(Lincoln, Abraham, sixteenth President)
- Mask of Abraham Lincoln, 1860
- Signed Copyright 1886 by Leonard W. Volk on edge; inscribed on back: This cast was made for Allen Thorndyker, a subscriber to the fund for the purchase and presentation to the United States government of the original mask made in Chicago, April 1860, by Leonard W. Volk from the living face of Abraham Lincoln. This cast was taken from the first replica of the original in New York City, February, 1886.
Upon his return from abroad, Volk set up a sculpture studio in Chicago, where he first met Lincoln in 1858. They met again in April 1860 and Volk persuaded Lincoln to sit for a life mask—a cast taken by applying plaster directly to the sitter's face. Lincoln found the process of letting wet plaster dry on his face, followed by a skin-stretching removal process, "anything but agreeable." When Volk was unable to remove the mask, Lincoln motioned that he would pull it off. He tugged so hard that it finally came off with hanks of hair from Lincoln's temples and tears in his eyes.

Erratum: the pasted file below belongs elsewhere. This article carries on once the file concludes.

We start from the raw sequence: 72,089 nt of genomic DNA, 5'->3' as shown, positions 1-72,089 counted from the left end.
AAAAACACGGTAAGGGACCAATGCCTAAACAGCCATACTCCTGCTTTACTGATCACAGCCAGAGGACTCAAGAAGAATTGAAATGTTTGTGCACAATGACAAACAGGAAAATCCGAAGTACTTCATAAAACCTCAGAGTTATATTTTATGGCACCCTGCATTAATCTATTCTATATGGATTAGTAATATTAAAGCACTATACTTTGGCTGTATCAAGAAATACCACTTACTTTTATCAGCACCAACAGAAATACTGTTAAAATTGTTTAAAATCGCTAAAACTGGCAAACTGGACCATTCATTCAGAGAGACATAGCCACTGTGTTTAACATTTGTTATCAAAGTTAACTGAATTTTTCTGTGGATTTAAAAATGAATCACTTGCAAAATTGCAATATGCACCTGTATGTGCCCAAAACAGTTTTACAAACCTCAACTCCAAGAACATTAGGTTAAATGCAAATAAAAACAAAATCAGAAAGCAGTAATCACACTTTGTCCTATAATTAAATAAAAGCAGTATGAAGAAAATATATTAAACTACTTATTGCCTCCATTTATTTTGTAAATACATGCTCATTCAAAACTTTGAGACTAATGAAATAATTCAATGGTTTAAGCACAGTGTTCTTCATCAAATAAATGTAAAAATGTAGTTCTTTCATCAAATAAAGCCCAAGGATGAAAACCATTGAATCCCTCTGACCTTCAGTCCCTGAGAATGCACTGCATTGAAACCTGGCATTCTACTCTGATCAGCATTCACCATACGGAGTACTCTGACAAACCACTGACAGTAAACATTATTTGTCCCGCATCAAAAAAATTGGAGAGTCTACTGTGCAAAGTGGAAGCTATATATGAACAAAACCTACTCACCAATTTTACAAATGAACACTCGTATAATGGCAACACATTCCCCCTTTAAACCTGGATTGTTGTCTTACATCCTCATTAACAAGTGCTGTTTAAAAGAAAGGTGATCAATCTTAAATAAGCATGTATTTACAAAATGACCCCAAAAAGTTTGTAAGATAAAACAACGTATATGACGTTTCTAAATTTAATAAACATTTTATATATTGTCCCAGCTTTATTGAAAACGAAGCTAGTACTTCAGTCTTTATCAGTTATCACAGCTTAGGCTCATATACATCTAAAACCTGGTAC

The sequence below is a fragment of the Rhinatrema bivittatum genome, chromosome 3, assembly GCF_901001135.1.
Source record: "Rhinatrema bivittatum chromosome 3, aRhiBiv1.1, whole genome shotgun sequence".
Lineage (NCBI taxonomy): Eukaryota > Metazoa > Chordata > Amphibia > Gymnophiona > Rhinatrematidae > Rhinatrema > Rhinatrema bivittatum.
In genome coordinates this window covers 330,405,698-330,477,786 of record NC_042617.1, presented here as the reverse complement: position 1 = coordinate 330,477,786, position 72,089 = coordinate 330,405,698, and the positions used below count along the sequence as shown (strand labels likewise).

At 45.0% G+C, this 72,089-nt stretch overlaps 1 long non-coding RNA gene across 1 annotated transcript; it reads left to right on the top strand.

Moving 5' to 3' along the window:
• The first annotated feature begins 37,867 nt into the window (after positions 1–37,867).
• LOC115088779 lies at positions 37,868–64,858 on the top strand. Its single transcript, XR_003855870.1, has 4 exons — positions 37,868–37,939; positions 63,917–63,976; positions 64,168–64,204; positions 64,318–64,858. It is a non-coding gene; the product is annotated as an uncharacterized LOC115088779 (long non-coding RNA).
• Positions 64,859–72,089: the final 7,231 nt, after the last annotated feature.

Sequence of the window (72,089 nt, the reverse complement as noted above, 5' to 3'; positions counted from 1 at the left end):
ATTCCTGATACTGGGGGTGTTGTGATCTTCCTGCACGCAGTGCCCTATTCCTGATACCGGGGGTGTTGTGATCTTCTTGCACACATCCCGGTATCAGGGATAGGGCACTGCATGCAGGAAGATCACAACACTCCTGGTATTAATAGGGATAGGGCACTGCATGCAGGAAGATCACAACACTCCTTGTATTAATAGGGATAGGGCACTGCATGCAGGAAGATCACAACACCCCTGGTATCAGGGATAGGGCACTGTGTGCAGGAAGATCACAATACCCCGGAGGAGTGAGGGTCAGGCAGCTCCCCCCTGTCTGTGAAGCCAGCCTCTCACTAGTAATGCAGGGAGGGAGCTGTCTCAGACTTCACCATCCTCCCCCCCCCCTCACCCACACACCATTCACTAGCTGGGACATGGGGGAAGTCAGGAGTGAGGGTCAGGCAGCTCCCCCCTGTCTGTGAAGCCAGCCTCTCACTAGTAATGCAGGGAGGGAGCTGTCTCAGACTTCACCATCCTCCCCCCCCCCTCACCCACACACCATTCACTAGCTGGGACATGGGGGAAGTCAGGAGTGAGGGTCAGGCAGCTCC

Volk used the cast to create a carved bust of Lincoln and later a full-length statue of the president. In 1886 a group of artists and intellectuals who wished to see Lincoln's memory preserved commissioned Augustus Saint-Gaudens, a prominent American sculptor, to produce bronze replicas based on the earlier plaster castings. In offering a set to the Smithsonian, the group asked that they be treated not "as mere curiosities" but rather as "most valuable objects." In 1886 sculptor Augustus Saint Gaudens cast a bronze bust of Lincoln from Volk's life mask and presented it to the Smithsonian Institution.
In February 1886, a group of three men organized a plan to purchase the casts of both Lincoln's face and hands (for a cast of the right hand, see previous lot) and present them to the National Museum in Washington, D.C. (now the Smithsonian Institution). Allen Thorndyker was one of 33 men who subscribed to the plan, and for his donation of $85, he received bronze versions of the casts, which were delivered to him in May 1886. The original plaster casts were presented to the National Museum in 1888.